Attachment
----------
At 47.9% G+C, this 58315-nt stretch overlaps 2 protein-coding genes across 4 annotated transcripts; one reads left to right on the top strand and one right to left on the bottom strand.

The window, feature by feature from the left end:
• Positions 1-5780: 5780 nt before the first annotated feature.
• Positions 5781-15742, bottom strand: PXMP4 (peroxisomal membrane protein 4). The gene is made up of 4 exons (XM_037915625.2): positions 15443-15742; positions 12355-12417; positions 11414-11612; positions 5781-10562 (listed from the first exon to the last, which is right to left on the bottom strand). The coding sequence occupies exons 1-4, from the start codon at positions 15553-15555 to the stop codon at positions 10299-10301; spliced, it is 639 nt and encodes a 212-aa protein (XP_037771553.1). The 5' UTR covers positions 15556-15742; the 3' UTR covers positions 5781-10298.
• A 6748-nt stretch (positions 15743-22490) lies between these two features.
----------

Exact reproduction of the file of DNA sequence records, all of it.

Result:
At 47.9% G+C, this 58315-nt stretch overlaps 2 protein-coding genes across 4 annotated transcripts; one reads left to right on the top strand and one right to left on the bottom strand.

The window, feature by feature from the left end:
• Positions 1-5780: 5780 nt before the first annotated feature.
• Positions 5781-15742, bottom strand: PXMP4 (peroxisomal membrane protein 4). The gene is made up of 4 exons (XM_037915625.2): positions 15443-15742; positions 12355-12417; positions 11414-11612; positions 5781-10562 (listed from the first exon to the last, which is right to left on the bottom strand). The coding sequence occupies exons 1-4, from the start codon at positions 15553-15555 to the stop codon at positions 10299-10301; spliced, it is 639 nt and encodes a 212-aa protein (XP_037771553.1). The 5' UTR covers positions 15556-15742; the 3' UTR covers positions 5781-10298.
• A 6748-nt stretch (positions 15743-22490) lies between these two features.